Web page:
Murdered several wives for showing undue curiosity in a locked room Click to show or hide the answer
Giant lumberjack in American folklore: protagonist of various tall tales about his superhuman labours; customarily accompanied by Babe the blue ox Click to show or hide the answer
Believed the sky was falling when an acorn fell on his head (title character of a traditional folk tale) Click for more information Click to show or hide the answer
Daughter of Baron Hardup Click to show or hide the answer
Holger Dansk is the national hero of Click to show or hide the answer
Lucy Lockett's lost pocket was found by Click to show or hide the answer
Left a trail of breadcrumbs so that they could find their way home Click to show or hide the answer
Traditional English pantomime: Columbine's lover (both are invisible to mortal eyes) Click to show or hide the answer
Traditional English story, features a cow called Milky-White Click to show or hide the answer
Subject of Dublin's unofficial anthem (probably of Music Hall origin, possibly based on an earlier folk song) – commemorated by a statue in Grafton Street, unveiled 1988 and commemorated on 13 June (the day on which someone of this name died in 1699 – although there is no evidence that the song is based on a real person); statue known locally as "the Tart with the Cart" Click to show or hide the answer
Pease Pudding Hot (or Pease Porridge Hot): age of the pudding (or porridge) Click to show or hide the answer
How much money did Simple Simon have? Click to show or hide the answer
Magic words first used in the story of Ali Baba and the Forty Thieves – from the Thousand and One Nights (Arabian Nights) – opens the mouth of a cave in which the forty thieves have hidden a treasure Click to show or hide the answer
In Tom, Tom, the Piper's Son, the only tune that Tom could play was Click for more information Click to show or hide the answer
Fairy tale collected and published by Charles Perrault: the youngest son of a miller inherits nothing but a talking cat, but the cat wins a princess's hand in marriage for his master, by convincing the King that he (the master) is the Marquis de Carabas Click to show or hide the answer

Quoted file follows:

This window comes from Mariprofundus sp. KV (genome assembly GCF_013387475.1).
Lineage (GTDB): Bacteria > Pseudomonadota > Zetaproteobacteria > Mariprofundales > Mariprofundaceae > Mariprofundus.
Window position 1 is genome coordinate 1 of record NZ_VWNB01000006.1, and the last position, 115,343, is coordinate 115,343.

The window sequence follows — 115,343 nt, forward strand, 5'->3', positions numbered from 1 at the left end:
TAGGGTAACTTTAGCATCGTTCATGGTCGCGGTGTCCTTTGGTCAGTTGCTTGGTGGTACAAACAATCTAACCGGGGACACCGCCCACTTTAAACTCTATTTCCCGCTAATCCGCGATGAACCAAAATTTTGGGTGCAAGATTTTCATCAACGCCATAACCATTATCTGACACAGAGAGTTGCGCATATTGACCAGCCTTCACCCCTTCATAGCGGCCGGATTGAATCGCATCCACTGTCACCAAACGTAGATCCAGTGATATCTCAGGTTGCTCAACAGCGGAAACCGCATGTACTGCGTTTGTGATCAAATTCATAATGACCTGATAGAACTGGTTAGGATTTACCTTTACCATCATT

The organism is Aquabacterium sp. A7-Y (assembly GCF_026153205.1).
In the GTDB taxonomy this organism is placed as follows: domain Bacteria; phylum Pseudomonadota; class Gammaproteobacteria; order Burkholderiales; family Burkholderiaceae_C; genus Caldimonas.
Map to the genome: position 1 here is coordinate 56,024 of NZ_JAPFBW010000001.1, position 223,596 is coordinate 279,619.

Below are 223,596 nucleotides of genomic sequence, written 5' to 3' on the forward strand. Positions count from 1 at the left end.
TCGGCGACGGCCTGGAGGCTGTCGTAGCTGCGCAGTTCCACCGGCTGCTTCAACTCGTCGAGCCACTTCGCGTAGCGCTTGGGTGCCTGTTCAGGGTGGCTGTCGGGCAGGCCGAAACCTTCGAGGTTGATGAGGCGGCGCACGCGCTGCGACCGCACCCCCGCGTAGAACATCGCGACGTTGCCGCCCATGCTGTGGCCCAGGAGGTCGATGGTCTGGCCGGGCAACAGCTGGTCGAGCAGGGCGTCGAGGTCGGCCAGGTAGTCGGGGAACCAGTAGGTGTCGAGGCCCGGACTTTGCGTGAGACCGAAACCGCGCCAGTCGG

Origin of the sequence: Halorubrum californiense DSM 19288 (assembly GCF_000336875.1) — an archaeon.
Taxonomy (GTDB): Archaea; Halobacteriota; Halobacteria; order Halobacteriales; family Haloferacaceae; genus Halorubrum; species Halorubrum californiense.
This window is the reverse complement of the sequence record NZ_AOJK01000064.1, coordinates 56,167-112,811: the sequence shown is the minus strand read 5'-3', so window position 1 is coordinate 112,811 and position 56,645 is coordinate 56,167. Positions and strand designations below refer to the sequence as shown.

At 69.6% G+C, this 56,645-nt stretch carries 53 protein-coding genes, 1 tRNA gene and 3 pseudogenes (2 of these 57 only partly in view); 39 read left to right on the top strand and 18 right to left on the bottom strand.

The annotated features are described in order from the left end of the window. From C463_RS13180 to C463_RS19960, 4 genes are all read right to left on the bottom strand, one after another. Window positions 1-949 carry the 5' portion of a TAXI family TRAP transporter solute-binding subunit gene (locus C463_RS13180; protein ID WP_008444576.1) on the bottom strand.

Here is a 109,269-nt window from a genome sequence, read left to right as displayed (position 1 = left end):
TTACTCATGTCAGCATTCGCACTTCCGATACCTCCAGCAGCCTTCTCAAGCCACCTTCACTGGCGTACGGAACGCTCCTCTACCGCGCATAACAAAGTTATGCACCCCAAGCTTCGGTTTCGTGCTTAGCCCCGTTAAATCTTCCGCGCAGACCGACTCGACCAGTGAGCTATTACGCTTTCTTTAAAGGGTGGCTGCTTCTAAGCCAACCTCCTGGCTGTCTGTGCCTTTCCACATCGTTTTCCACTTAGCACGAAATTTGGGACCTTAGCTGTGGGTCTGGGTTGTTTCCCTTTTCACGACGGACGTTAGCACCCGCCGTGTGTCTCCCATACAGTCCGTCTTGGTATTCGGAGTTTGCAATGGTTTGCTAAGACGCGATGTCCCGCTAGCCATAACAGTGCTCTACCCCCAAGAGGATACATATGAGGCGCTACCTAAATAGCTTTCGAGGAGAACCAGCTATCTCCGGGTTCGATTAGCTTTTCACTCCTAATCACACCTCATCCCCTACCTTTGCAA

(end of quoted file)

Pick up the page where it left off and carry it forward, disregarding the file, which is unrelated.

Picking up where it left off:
Owner of the grey mare that Old Uncle Tom Cobleigh and his companions took to Widdecombe Fair (in the popular folk song) Click to show or hide the answer
Said to have inspired the nursery rhyme Ring a ring o'roses Click to show or hide the answer
Dwarf who offered to help a miller's daughter spin straw into gold; Tom Tit Tot is the title character of an English version Click to show or hide the answer
Girl imprisoned in a tower, who let down her long hair for her prince to climb up Click to show or hide the answer
Tree associated with magic and witchcraft – said to be the one from which the Devil hanged his mother – used for druids' staffs, dowsing, magic wands, etc. etc. Click to show or hide the answer
Went to sea with silver buckles on his knee (according to a Northumbrian folk song) Click to show or hide the answer
Leprechaun's occupation Click to show or hide the answer
Black Peter (Zwarte Piet): black–faced companion, in Holland, to Click to show or hide the answer
Nursery rhyme character who could eat no fat (his wife could eat no lean) Click to show or hide the answer
Sennachie (Ireland, Scotland) Click to show or hide the answer
How many men did the Grand Old Duke of York have? Click to show or hide the answer
Little girl found inside the petals of a flower (in a story by Hans Christian Andersen) Click to show or hide the answer
Ran upstairs and downstairs in his night–gown Click to show or hide the answer
Old Uncle Tom Cobleigh and his companions (see Sets), in the popular folk song, were going to Click to show or hide the answer
Aladdin's mother: runs a Chinese laundry in Peking Click to show or hide the answer
Common name for ignis fatuus Click to show or hide the answer
Aladdin's brother, who works in the laundry Click to show or hide the answer
On Ilkley Moor ba'ht 'at: "ba'ht 'at" means Click to show or hide the answer

© Haydn Thompson 2017